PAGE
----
Welcome to The Axis, your late look at payments news from around the world. Coverage includes TransferMate’s approval for a payments license in Singapore, Chinese bank Shanghai Commercial Bank (SCB) working with the EMQ to support cross-border money transfers, Woori Bank and Wing Limited Special Bank reportedly inking a memorandum of understanding for money transfers between Cambodia and South Korea, and Safaricom rolling out a bus ticketing product with the help of BuuPass Limited.
Business-to-business (B2B) payment cross-border payment provider TransferMate has earned a payments license in Singapore, according to reports. The move marks the company’s first regulatory approval in Asia and will reportedly offer “inroads into the region’s high-growth markets” to the company’s client base. As it stands, the company has license approval in 49 U.S. states along with D.C. and Puerto Rico in addition to Canada, New Zealand and Australia, among other places. TransferMate co-founder and CFO Sinead Fitzmaurice said, according to reports, “Gaining regulatory approval in Singapore marks a significant step for our business and provides a major boost for customers doing business in and out of Asia.”
In Hong Kong, Chinese bank Shanghai Commercial Bank (SCB) is working with the EMQ to support cross-border money transfers, according to reports. Through the tie-up, the SCB payment platform would integrate with the network of EMQ to reportedly offer cost-effective as well as secure cross-border solutions. The news comes as the bank created the Shacom Pay mobile app for low-value instant transactions. SCB managing director and CEO David Kwok said, according to reports, “We are delighted to partner with EMQ as a part of our digital banking strategy to offer customers a fast, convenient and secure money transfer service through our banking network and mobile app.”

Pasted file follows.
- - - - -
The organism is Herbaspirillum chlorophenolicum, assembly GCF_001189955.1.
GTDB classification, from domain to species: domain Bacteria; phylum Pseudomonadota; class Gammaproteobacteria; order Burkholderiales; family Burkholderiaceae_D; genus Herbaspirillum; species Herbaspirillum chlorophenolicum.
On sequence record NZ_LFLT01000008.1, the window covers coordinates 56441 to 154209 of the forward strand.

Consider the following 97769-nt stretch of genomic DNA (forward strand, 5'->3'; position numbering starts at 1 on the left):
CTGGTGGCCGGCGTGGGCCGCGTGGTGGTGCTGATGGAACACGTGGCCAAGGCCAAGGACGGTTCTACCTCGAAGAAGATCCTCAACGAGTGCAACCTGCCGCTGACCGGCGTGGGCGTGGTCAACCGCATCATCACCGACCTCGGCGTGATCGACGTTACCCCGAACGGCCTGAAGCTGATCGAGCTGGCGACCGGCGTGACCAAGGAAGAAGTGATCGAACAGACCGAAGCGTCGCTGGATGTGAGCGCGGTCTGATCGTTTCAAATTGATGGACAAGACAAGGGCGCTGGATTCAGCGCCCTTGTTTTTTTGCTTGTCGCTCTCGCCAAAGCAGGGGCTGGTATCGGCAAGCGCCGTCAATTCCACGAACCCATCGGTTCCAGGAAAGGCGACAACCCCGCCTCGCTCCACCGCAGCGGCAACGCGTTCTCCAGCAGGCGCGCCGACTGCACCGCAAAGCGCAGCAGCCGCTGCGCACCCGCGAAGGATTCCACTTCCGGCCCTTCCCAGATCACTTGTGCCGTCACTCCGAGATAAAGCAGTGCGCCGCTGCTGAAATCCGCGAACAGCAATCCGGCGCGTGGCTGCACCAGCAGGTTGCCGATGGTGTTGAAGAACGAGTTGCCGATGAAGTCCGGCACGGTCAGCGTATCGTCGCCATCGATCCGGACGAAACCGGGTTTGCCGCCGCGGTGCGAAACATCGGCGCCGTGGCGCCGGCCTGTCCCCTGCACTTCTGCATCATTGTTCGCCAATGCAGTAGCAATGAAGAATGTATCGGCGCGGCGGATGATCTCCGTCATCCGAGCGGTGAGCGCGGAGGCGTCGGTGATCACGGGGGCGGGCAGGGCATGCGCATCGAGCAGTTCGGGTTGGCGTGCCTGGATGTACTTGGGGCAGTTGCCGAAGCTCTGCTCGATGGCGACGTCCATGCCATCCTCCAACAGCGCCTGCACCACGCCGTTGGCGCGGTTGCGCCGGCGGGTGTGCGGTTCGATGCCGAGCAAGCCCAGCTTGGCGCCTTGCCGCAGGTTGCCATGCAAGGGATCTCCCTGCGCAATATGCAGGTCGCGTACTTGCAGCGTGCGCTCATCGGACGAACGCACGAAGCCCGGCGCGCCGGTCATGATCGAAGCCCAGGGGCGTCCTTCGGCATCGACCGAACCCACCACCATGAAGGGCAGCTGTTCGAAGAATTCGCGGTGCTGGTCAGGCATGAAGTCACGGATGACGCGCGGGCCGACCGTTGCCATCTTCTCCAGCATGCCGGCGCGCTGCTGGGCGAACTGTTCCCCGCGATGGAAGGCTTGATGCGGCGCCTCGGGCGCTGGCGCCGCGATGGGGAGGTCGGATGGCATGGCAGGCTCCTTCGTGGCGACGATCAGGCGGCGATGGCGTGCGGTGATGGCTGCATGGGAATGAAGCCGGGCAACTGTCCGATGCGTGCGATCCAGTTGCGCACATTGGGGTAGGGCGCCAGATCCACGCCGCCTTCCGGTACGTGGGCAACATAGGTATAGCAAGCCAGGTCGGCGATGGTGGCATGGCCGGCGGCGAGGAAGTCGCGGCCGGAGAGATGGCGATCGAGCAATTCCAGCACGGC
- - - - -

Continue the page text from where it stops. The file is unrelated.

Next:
In other payment news from Asia, Woori Bank and Wing Limited Special Bank have reportedly inked a memorandum of understanding for money transfers in real-time between South Korea and Cambodia, The Khmer Times reported. The service could roll out in the middle of 2019, per a statement cited by the report. As it stands, an estimated 40,000 immigrants from Cambodia live in South Korea, and the firms reportedly forecast that figure to still grow in the years to come. Users will reportedly be able to transfer money via automated machines, a banking application or a bank branch when the service becomes available.
On another note, Safaricom rolled out a bus ticketing product with the help of BuuPass Limited, The Star reported. To access the service, customers can a use website or a phone number. At the same time, it was reported that payments are taken via M-PESA. Users can choose a bus operator along with specific seat numbers and preferred times of travel through the platform. Tickets are then printed at the bus station after a confirmation SMS is shown. Safaricom Chief Enterprise Business Officer Rita Okuthe said, according to the report, “This partnership with BuuPass seeks to extend the convenience of M-PESA by empowering our customers to book a bus ticket wherever they may be and at their luxury.”